The philosophy of Adult Friends for Youth is that even the toughest kids can change. Just make sure you’re there to help when they choose to change.
Deborah Spencer-Chun has the deep-seated belief that “Kids can change no matter what level of trouble they get into.”
That’s the philosophy that drives her and her nonprofit organization, Adult Friends for Youth. “We believe that given the opportunity, they will make changes in their lives,” she says.
“We’re not a short-term program, we’re long-term. The length of time we work with any group averages three to four years. And sometimes it’s longer, four to six years. It depends on where they are and what help they need.”
AFY and its small group of social workers operate out of a labyrinth of offices in a building flanked by the H1 Airport Viaduct. They also work in some of Oahu’s toughest neighborhoods, like the Kalihi housing projects of Kuhio Park Terrace and along Kamehameha IV Road.
We don’t believe in changing just one life, but in changing a group. Then you can change many lives.”
“We don’t believe that these kids are throwaways,” says Spencer-Chun, AFY’s chief executive officer. “There’s a point when people fear that someone is a lost cause and too old to change, so the focus is often on the elementary children. The perception is always to get them early so they don’t get into trouble, but we believe we need to focus at all levels. But kids are starting (in gangs) at younger levels today. When we pick up a group, we see kids as young as fourth grade, all the way to adults. I would be sad if we gave up on the high-school level because you would be giving up on the next generation.
“A lot of them come so damaged. There’s not a sense of love. They’re labeled so badly by society that by the time they come to us, they don’t believe anybody cares anymore. You have to put in that extra effort, and we’re the first ones to show you that you matter. Many of our kids test us all the time. So if we say we’re going to be there and give you our number, we mean it. They’ll call you and see how true you are to your word. That was the same for Mo. He would call at 2 in the morning, 3 in the morning, saying, ‘I just got in a fight and I need a ride.’ I would come out and he’d say, ‘Gee, you’re for real.’ ”
Today, Mo Maumalanga works for AFY.
“We don’t decide for them,” Spencer-Chun continues. “They really have to make the decision. We put it in their court and sometime they make bad choices. ‘OK, you got into a fight and got arrested, now what do you want to do and how can I support you through that process?’
“We challenge them and hold our kids accountable. (We tell them) ‘If you keep going along these lines, this is what your future is going to be.’ It’s so sad when they feel there is no future. They’ll say, ‘I’ll be in prison. I’ll be dead.’ You have to provide hope that it doesn’t need to be that way. Let’s look at the alternatives.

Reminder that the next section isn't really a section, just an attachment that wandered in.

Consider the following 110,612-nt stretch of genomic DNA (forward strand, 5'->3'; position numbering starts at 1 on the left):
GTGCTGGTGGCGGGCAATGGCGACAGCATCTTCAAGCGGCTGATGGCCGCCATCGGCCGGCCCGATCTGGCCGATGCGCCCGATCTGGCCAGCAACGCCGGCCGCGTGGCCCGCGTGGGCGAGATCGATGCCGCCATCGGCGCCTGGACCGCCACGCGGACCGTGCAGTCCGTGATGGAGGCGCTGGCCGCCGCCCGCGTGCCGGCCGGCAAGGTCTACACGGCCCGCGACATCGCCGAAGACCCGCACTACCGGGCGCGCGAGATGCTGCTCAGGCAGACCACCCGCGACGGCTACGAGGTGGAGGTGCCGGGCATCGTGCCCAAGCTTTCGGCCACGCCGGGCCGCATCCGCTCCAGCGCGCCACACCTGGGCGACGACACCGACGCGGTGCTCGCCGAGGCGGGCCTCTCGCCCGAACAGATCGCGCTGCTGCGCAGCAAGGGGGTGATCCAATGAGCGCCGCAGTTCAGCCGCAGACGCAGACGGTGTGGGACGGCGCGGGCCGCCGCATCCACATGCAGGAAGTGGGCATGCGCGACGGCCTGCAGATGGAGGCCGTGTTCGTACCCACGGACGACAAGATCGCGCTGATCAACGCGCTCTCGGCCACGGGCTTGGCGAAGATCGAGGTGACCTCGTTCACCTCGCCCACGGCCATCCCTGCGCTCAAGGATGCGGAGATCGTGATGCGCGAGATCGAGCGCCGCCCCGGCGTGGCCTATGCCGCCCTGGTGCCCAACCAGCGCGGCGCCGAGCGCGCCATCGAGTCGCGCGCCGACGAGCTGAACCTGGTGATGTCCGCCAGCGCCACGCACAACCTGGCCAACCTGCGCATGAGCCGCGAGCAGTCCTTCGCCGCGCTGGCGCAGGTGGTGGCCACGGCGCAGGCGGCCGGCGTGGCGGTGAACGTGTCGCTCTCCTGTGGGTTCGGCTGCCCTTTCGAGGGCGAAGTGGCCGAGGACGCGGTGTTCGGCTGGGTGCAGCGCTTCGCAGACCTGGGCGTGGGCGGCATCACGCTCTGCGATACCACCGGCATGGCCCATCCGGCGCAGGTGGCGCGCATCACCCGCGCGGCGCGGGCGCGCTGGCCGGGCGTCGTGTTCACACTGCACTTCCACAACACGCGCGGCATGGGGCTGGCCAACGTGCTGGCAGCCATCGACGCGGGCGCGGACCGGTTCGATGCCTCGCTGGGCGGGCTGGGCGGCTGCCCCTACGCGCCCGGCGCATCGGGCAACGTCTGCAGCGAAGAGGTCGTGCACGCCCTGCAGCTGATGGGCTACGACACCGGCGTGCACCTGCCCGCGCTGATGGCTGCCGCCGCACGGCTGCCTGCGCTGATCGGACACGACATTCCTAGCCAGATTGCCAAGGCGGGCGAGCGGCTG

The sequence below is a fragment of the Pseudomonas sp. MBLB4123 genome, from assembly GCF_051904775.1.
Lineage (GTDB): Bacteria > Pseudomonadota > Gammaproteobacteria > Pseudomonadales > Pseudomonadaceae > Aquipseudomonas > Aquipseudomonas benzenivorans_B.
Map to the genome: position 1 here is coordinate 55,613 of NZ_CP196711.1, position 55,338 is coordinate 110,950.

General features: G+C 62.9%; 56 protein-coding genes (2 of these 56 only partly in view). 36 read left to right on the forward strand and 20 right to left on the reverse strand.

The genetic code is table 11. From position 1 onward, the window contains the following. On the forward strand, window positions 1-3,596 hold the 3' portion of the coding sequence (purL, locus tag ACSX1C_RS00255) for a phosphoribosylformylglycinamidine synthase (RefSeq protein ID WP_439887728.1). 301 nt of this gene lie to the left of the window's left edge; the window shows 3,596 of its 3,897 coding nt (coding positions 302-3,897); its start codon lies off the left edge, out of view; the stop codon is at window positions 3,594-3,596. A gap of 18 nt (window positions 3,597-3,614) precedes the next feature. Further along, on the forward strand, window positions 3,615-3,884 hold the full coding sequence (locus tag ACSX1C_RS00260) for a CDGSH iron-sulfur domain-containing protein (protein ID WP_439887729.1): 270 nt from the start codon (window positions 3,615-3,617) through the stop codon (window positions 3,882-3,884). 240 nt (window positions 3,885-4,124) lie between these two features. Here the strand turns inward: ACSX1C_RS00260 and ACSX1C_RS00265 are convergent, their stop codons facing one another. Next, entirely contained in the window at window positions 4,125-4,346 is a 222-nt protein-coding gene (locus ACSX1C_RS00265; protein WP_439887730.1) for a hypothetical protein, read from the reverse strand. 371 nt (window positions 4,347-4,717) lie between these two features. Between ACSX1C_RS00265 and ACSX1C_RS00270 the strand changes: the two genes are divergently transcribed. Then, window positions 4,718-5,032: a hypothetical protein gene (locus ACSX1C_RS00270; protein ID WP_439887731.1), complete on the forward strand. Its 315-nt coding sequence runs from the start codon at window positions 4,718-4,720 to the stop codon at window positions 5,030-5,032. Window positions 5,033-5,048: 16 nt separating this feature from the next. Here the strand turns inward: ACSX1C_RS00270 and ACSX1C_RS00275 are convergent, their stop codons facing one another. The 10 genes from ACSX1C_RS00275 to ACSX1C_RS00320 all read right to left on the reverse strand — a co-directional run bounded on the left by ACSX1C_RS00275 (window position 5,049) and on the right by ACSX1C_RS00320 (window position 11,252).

“It can be as simple as taking them into new communities. One of the things that statistics show is that most low-income kids do not actually go beyond a five-mile radius of their home. They’re very territorial. They’re very limited. They stay within their own community. So we’ll take them in a van and hold a meeting at UH or at the baseball field. We’ll hold it anywhere just for them to see that they’re no different from the people who go to school there. They might see kids – ‘Hey, I saw them at Farrington.’
“I guess one of the unique things abut AFY is we work with groups as whole entities. And we have them hold each other accountable. The whole focus is on group therapy. If the group says they want to change and the members are still going out and fighting, we bring it back to the table. ‘How do you guys reach a goal?’ There’s a caring and nurturing person that helps them and then the group is holding itself accountable for what they want.
“A lot of times you see this after a couple of years, a guy says enough is enough, I have to graduate. Or I have a family now. Or I’m on probation and have a job. Or you guys are messing me up. You actually hear these conversations. We are there to make sure it’s a positive experience when they’re having these conversations. We’re there to facilitate the conversation when it happens and provide a respectful place to have that conversation. And they begin to use their words instead of their hands. It’s attitude-changing, belief-system changing.
“People all say if you can change one life, you can make an impact. We don’t believe in changing just one life, but in changing a group. Then you can change many lives.”